The President of the UN Human Rights Council and the UN Human Rights Council ought to take necessary measure against such reprisals for cooperation with the United Nations human rights mechanisms. No other Supreme Court in the world has passed such restrictions on the NHRIs for cooperating with the UN human rights mechanisms. If the UN Human Rights Council fails to act against this illegal action of the Maldives, it will set a dangerous precedent.
II. Gasim Ibrahim succumbs: Not to contest election in 2018
In its previous briefing paper, Maldives: The case for a resolution at the 29th session of the UN Human Rights Council” dated 15 June 2015, Asian Centre for Human Rights stated, “….President Yameen decided to take measures to ensure there are no credible opposition candidates left to contest the Presidential election in 2018. In this process, President Yameen has not charged Gasim Ibrahim with terrorism offences but only imposed fine of US$ 100 million to cripple him and fall in line”.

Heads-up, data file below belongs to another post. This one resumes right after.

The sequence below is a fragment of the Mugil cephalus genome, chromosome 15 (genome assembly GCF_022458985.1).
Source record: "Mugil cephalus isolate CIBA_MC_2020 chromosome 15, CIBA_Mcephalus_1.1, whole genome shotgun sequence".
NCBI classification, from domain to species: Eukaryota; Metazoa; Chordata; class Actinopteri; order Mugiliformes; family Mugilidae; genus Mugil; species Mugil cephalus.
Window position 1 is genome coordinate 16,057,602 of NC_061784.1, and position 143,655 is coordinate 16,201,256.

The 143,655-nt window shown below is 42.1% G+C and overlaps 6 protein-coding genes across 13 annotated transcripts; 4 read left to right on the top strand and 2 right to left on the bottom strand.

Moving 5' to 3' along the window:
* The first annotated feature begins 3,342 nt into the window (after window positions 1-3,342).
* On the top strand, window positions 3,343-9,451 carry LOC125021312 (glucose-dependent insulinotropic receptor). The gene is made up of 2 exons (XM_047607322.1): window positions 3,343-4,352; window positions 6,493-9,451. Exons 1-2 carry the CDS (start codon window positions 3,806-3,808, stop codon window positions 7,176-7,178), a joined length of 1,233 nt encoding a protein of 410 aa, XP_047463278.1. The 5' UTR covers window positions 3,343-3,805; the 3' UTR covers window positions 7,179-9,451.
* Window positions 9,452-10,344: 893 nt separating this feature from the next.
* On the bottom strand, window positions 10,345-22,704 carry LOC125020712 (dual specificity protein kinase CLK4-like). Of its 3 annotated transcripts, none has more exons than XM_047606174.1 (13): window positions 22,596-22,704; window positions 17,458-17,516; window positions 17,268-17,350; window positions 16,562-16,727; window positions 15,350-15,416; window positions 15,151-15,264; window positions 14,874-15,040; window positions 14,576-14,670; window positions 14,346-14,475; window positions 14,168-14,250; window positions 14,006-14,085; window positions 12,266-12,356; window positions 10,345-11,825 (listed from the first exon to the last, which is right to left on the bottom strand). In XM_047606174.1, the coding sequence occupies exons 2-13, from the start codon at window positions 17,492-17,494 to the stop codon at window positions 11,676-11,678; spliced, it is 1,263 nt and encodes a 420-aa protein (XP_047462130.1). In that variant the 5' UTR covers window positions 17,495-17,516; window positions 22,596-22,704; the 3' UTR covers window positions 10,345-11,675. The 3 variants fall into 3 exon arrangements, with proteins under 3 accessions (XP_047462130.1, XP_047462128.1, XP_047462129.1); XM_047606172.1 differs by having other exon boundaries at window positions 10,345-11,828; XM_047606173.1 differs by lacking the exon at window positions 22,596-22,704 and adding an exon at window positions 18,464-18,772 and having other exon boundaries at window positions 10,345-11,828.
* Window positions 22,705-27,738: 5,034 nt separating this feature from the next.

Opposition leader Gasim Ibrahim of the Jumhooree Party (JP) has since succumbed to the pressure. On 23 June 2015, Gasim Ibrahim appealed to the 10-member JP parliamentary group to support a ruling coalition-proposed constitutional amendment that would bar anybody above 65 years from contesting Presidential elections; and as Gasim Ibrahim himself will turn 66, he has ruled himself out! As Gasim Ibrahim ruled out himself from contesting elections, the talks of President Yameen with the opposition in which only the JP has participated so far lost its credibility.
The international community must note that there is no dialogue with the opposition in the Maldives at present.
III. All in the family: Gayooms playing good cop and bad cop
Former dictator Maumoon Abdul Gayoom reportedly opposed the constitutional amendments setting the age bar. Expressing his disapproval, Abdul Gayoom reportedly in a text message parliamentary group leader of the ruling Progressive Party of the Maldives (PPM), Ahmed Nihan stated, “I reject the proposal to set age limits for the presidency. It will only bring President Yameen into disrepute. Setting a cap on the age of a presidential candidate is not done anywhere in the world.”
While former dictator Gayoom opposes, his daughter i.e. Foreign Minister Dunya Maumoon has been defending the measures taken by President Yameen, half brother of Gayoom, tooth and nail.
It is all in the family including playing good cop/bad cop!
IV. Hiring of private law firm shows the lack of commitment for democratic reform